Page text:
Also, student tuition is used to fund the magazine. Therefore, what gets printed should ultimately be decided by students, Stewart said.
The poem did get published, despite resistance from members of the student body.
"We don’t get to say where our money is going and how we want it to be used," Stewart said. "We should have a major say."
Controversy is not a stranger to UNLV, especially as of last year.
Debate ensued after Hans-Hermann Hoppe, a tenured economics professor at UNLV, made remarks about homosexuals in his lecture on time preferences in an upper-division money and banking course in March, 2004.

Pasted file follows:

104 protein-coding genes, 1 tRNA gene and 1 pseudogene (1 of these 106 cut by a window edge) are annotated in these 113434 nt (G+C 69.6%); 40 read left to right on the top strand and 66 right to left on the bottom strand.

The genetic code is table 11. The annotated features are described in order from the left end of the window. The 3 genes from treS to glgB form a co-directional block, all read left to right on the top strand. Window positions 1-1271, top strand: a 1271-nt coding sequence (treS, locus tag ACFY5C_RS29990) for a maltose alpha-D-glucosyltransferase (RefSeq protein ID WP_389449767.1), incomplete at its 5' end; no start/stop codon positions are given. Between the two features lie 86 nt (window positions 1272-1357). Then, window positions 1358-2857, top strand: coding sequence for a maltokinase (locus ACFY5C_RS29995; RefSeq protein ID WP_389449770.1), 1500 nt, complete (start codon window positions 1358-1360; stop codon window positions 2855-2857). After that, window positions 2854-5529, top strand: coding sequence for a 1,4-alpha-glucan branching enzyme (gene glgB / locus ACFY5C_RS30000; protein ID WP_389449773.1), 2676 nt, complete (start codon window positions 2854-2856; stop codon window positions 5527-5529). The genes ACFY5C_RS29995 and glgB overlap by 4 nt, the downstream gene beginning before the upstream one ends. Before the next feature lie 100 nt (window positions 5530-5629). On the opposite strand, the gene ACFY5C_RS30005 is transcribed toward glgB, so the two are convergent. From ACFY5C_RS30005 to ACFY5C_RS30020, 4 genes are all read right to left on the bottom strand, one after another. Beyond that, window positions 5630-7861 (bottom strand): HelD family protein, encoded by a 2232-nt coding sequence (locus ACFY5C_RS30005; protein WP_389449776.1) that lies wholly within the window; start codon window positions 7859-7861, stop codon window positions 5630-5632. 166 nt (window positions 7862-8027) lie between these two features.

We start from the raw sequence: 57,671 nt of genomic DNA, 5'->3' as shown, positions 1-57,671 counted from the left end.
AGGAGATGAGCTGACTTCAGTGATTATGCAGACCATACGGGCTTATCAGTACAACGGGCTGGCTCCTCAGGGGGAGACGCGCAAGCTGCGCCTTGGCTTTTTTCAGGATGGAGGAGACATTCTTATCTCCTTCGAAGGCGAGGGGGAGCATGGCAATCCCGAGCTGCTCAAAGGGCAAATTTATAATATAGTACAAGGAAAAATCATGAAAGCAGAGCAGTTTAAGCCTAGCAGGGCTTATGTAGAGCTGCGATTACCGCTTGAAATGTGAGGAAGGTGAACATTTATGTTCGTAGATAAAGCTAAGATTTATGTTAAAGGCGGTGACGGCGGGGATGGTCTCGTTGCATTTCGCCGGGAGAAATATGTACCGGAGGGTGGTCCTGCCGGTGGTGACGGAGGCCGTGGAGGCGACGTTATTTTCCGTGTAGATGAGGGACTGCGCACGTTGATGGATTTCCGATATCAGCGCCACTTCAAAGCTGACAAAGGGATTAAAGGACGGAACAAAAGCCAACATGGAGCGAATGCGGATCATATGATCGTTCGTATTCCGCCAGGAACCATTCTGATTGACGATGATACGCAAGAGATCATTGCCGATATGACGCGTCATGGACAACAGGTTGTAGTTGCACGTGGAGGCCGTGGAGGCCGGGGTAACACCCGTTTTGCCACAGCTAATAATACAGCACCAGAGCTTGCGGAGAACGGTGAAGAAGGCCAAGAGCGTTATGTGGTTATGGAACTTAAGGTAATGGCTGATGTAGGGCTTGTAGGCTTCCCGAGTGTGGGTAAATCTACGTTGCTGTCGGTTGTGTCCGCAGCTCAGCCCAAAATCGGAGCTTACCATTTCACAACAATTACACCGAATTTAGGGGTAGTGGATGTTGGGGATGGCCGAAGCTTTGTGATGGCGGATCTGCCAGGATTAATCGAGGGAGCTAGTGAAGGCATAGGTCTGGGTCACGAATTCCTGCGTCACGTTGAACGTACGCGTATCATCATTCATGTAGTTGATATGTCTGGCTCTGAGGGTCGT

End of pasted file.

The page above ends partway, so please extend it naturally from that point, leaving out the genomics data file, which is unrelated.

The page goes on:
Hoppe was discussing high and low time preferences – both are economics terms – when he offended Michael Knight, a now-graduated economics major, who filed a complaint pertaining to a segment of Hoppe’s lecture.
According to Knight, Hoppe situated adults, especially those with children, in the low time preference category, stating that they were more likely to save money than those in the high time preference category.
Hoppe placed children, the elderly and criminals in the high time preference category, saying that criminals look for "immediate satisfaction" and therefore would be less likely to save money, Knight said.
Hoppe then added gays to the high time preference group, which is when Knight, who is gay, paid close attention to what Hoppe said next.